I have set up WordPress on my computer, installed in /var/www/localhost/htdocs and eventually got the admin page and entered a username and a password.

This is my wp-config.php (I have taken out the MySQL password and the longer comments):

/** The name of the database for WordPress */
define( 'DB_NAME', 'wordpress' );

/** MySQL database username */
define( 'DB_USER', 'root' );

/** MySQL database password */
define( 'DB_PASSWORD', '?xxx?' );

/** MySQL hostname */
define( 'DB_HOST', 'localhost' );

/** Database Charset to use in creating database tables. */
define( 'DB_CHARSET', 'utf8' );

/** The Database Collate type. Don't change this if in doubt. */
define( 'DB_COLLATE', '' );

/** MySQL socket */
define( 'DB_HOST', 'localhost:/var/run/mysqld/mysqld.sock' );

 * Authentication Unique Keys and Salts.
 * Change these to different unique phrases!
 * You can generate these using the {@link https://api.wordpress.org/secret-key/1.1/salt/ WordPress.org secret-key service}
 * You can change these at any point in time to invalidate all existing cookies. This will force all users to have to log in again.
 * @since 2.6.0
define( 'AUTH_KEY',         'put your unique phrase here' );
define( 'SECURE_AUTH_KEY',  'put your unique phrase here' );
define( 'LOGGED_IN_KEY',    'put your unique phrase here' );
define( 'NONCE_KEY',        'put your unique phrase here' );
define( 'AUTH_SALT',        'put your unique phrase here' );
define( 'SECURE_AUTH_SALT', 'put your unique phrase here' );
define( 'LOGGED_IN_SALT',   'put your unique phrase here' );
define( 'NONCE_SALT',       'put your unique phrase here' );
 * WordPress Database Table prefix.
 * You can have multiple installations in one database if you give each
 * a unique prefix. Only numbers, letters, and underscores please!
$table_prefix = 'wp_';

define( 'WP_DEBUG', true );

/* That's all, stop editing! Happy publishing. */

/** Absolute path to the WordPress directory. */
if ( ! defined( 'ABSPATH' ) ) {
        define( 'ABSPATH', __DIR__ . '/' );

/** Sets up WordPress vars and included files. */
require_once ABSPATH . 'wp-settings.php';

I can login using http://localhost/wp-login.php but after that I get "403 Forbidden" -- I have set debug on in the hope of further information but I cannot find a log file.

I hope you can help me... (sorry, can't find an appropriate tag)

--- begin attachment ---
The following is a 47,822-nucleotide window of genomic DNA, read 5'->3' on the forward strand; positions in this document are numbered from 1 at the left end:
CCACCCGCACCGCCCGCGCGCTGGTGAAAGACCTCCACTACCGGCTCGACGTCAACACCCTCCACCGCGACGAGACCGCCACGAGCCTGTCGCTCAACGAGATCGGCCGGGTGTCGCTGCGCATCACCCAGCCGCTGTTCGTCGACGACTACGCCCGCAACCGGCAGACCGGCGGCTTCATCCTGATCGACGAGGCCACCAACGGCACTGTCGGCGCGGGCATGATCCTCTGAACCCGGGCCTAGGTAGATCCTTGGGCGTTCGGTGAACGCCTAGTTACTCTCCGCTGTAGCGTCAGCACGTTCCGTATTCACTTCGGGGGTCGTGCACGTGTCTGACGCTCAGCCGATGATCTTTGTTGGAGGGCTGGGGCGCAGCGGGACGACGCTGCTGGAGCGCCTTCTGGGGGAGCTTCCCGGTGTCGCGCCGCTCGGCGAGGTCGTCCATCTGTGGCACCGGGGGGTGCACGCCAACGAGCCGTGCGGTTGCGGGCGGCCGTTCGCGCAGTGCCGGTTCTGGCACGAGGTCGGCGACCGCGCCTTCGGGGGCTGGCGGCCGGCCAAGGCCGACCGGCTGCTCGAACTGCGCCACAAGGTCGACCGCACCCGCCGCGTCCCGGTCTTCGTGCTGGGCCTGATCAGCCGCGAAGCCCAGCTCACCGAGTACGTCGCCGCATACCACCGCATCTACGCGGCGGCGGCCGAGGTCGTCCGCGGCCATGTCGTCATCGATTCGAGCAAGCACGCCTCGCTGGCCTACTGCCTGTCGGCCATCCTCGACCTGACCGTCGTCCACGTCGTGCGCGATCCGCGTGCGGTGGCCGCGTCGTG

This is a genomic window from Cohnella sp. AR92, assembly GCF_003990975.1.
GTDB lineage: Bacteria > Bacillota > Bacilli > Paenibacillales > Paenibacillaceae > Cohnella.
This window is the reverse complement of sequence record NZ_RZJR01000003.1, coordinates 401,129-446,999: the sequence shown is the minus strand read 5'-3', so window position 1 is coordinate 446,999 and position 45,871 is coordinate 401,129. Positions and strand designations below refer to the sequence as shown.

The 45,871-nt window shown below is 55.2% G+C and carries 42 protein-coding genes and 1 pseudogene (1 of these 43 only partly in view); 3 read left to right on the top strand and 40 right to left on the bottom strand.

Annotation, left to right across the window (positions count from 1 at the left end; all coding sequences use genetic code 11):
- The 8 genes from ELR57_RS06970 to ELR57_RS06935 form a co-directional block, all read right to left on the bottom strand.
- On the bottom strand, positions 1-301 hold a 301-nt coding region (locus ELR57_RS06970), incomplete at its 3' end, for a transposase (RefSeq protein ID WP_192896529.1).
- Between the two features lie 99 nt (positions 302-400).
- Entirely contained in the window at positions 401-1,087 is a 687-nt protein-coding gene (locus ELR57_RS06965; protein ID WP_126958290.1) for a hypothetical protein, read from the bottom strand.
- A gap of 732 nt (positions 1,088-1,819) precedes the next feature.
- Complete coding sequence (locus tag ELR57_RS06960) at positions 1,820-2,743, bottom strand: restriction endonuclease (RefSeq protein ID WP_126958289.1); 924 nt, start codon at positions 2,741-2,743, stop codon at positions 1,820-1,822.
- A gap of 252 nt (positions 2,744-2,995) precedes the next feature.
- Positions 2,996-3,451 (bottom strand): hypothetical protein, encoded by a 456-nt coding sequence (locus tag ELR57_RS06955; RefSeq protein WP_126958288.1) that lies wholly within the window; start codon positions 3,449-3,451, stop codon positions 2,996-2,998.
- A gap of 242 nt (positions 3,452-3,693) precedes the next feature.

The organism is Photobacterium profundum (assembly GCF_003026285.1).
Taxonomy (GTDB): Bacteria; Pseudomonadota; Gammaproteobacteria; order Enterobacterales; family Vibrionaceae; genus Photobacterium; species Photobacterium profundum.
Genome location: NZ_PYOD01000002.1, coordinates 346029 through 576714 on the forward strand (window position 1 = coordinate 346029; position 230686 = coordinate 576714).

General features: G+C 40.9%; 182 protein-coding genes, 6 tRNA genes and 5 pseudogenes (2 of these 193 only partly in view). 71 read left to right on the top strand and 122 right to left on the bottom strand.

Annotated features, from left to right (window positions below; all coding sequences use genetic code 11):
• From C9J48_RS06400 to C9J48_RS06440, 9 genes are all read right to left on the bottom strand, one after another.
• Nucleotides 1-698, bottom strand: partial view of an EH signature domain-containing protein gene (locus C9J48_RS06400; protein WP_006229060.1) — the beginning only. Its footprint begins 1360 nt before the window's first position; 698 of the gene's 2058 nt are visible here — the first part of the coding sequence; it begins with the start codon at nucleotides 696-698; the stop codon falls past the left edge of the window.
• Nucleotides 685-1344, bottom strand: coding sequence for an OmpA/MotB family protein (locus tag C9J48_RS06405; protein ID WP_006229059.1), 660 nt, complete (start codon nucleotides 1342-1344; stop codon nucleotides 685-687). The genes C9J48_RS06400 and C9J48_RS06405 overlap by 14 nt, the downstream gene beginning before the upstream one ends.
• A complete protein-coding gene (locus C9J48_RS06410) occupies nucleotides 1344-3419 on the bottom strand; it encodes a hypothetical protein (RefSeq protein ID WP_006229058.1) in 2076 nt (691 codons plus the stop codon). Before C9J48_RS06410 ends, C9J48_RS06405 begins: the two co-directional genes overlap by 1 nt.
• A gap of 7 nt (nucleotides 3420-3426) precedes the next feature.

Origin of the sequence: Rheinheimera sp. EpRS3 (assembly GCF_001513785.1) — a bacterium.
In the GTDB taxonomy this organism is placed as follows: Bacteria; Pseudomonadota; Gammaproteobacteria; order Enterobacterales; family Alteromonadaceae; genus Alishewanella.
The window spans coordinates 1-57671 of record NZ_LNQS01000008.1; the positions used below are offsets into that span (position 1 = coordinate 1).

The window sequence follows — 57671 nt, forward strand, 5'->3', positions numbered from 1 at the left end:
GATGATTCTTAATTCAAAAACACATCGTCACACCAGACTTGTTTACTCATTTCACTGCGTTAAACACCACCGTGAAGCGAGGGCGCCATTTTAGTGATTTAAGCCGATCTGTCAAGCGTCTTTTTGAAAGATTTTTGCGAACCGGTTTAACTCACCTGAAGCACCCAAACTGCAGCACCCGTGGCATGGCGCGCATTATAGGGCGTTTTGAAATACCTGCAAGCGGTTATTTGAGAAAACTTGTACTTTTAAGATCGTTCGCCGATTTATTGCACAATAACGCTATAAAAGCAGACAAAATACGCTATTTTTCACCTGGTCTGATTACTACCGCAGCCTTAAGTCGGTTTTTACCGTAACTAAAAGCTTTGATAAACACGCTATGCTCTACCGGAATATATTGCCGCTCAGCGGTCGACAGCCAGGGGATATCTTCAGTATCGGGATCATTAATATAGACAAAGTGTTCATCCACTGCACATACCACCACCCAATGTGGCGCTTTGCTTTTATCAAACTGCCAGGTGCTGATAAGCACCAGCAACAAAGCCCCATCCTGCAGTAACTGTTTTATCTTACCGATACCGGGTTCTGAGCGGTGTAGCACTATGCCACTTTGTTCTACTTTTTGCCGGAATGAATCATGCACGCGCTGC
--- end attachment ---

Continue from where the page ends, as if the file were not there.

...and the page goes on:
• the log file is in wp-content/debug.log - but this will be empty if there are no PHP errors, which you would expect on a fresh WP install
    – Q Studio
    Dec 23 '20 at 20:17
  • 1
    Also, check your webserver's logs. They may provide some insight into your problem.
    – Pat J
    Dec 24 '20 at 1:11

A 403 error is usually caused by either a plugin, a corrupt .htaccess file (this isn't the case since the installation is local) or wrong permission on crucial files. If you are running Linux, try to run this in your local shell:

find . -type d -exec chmod 755 {} \;
find . -type f -exec chmod 644 {} \;
  • Thank you for your suggestion -- I thought all the directories were drwxr-xr-x and all the files were -rw-r--r-- so I checked and found to my surprise and horror!! that /var/www was drwxr-xr-x 3 cherokee root 4096 Jun 29 2019 www/ How this happened I have no idea. Thank you for leading me in the right direction.
    – Chris
    Dec 24 '20 at 9:41
  • Glad that it worked out. Can you please upvote my answer or set it as a solution?
    – karl
    Dec 24 '20 at 11:36
  • I changed 'cherokee' to 'root' and it made no difference. In the nginx error log that @Pat suggested I look at, I found directory index of "/var/www/localhost/htdocs/" is forbidden, . drwxr-xr-x 5 root root 4096 Jun 9 2014 htdocs/ should be OK, I ran $ find -type d|xargs ls -dl|egrep -v '^drwxr-xr-x' and $ find -type d|xargs ls -dl|egrep -v 'root root' getting no output so all directories have owner/group 'root' and are searchable by 'other' as well. This is quite beyond my understanding...
    – Chris
    Dec 24 '20 at 14:57
  • Unfortunately, this is beyond my understanding as well.
    – karl
    Dec 24 '20 at 15:03
  • Thank you @Karl, at least I'm not alone... and, several years ago, I had it working...
    – Chris
    Dec 24 '20 at 15:41

Try to change permission of wordpress folder in localhost to 755 this can helps.

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